Maybe it’s time for us to see guns as a parenting issue. After all, we spend hours researching video monitors and safety gates. Car seat installation and usage has become a veritable moral battleground. “It’s a good thing for parents who have been affected by unsecured guns to tell their story,” Ann Nichols Bloye says. “Maybe it’ll make parents think.”

Ashlyn Melton says it gives her strength “to keep telling Noah’s story.” She doesn’t want it to happen to anyone else’s kid, and yet she knows how easily it could. There should be laws in place, she says, to hold the adults accountable. “As a responsible parent, we shouldn’t do any less, we shouldn’t expect any less. They’re children, they’re in our care.”

“I think there’s an emotional pull and credibility and clarity to the cry of a mother,” Watts says. “The gun lobby has made a very vocal minority of Americans afraid that their guns are being taken away, which is not the case. But now a majority of mothers are afraid they’re going to lose their children.”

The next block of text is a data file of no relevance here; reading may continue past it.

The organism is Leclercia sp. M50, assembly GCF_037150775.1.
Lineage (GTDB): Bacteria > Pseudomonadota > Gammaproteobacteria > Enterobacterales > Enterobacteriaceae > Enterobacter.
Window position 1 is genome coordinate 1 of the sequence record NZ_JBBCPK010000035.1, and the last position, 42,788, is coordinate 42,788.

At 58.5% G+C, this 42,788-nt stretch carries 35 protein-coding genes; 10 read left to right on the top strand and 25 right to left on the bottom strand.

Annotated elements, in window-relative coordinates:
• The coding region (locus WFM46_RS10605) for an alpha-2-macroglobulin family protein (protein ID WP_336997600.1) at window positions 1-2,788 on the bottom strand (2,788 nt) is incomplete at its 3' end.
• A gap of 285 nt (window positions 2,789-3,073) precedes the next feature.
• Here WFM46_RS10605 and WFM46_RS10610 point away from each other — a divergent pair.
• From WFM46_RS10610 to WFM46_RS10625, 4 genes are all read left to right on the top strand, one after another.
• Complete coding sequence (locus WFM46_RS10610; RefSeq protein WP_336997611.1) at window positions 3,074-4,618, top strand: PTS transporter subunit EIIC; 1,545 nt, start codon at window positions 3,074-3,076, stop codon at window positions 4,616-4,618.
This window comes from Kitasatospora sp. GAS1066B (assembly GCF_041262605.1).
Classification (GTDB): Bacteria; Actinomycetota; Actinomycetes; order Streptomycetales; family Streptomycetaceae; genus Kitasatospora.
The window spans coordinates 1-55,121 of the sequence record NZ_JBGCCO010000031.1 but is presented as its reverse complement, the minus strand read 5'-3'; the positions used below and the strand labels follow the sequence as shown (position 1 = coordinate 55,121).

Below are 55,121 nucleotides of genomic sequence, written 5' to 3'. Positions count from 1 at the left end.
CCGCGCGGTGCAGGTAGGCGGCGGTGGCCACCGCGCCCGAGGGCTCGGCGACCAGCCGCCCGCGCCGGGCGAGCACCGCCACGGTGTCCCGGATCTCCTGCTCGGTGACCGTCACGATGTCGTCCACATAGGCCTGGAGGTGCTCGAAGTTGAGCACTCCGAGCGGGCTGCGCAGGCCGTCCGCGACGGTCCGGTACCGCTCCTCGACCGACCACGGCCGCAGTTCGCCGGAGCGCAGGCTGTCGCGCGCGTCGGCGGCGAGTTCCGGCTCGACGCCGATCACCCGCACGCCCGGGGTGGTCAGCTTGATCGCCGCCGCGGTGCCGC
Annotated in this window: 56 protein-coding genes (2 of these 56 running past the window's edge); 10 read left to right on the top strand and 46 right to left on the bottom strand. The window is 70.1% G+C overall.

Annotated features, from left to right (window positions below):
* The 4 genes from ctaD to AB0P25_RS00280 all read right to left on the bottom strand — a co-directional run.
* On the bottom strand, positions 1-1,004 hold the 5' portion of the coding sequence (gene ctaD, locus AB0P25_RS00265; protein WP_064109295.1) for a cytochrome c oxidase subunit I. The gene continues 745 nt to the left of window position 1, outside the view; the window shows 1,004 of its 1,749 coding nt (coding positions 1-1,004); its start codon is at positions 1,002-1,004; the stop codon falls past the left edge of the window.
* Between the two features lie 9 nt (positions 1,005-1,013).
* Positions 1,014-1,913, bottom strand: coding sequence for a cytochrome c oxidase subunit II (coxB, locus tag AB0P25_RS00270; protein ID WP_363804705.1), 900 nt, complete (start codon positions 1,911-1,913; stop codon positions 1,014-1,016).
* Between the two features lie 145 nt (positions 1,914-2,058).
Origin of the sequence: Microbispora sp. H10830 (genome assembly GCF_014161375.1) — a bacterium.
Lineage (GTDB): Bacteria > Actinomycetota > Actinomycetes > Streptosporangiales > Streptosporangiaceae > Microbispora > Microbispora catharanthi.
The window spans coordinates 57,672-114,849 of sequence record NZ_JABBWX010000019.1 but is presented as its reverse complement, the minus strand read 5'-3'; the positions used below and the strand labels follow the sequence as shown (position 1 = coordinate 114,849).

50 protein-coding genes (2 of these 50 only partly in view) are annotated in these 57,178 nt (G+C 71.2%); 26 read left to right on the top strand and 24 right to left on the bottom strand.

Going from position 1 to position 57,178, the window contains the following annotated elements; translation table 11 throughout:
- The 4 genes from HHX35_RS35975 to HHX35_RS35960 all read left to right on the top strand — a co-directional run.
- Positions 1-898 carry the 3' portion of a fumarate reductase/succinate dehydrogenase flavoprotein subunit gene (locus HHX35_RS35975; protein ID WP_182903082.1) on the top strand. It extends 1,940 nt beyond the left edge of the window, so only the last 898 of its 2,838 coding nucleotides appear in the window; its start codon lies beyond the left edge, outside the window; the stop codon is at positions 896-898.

Here again is the link to Everytown’s resource page for both personal gun safety tips and legislative action toward child access protection laws. It’s time.


Before you go, we hope you’ll consider supporting DAME’s journalism.

Today, just tiny number of corporations and billionaire owners are in control the news we watch and read. That influence shapes our culture and our understanding of the world. But at DAME, we serve as a counterbalance by doing things differently. We’re reader funded, which means our only agenda is to serve our readers. No both sides, no false equivalencies, no billionaire interests. Just our mission to publish the information and reporting that help you navigate the most complex issues we face.

But to keep publishing, stay independent and paywall free for all, we urgently need more support. During our Spring Membership drive, we hope you’ll join the community helping to build a more equitable media landscape with a monthly membership of just $5.00 per month or one-time gift in any amount.

Support Dame Today

Become a member!